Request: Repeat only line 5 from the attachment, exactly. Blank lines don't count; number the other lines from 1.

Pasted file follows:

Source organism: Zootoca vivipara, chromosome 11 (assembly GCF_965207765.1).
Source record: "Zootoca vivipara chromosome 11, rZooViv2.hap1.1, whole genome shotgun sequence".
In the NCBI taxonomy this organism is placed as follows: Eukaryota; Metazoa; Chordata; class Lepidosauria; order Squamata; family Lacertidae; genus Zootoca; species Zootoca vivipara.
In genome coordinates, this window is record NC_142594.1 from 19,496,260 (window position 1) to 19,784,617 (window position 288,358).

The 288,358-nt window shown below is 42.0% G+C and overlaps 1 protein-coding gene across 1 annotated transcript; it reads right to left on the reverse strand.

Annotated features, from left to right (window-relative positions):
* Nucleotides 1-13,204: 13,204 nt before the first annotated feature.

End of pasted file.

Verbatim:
The 288,358-nt window shown below is 42.0% G+C and overlaps 1 protein-coding gene across 1 annotated transcript; it reads right to left on the reverse strand.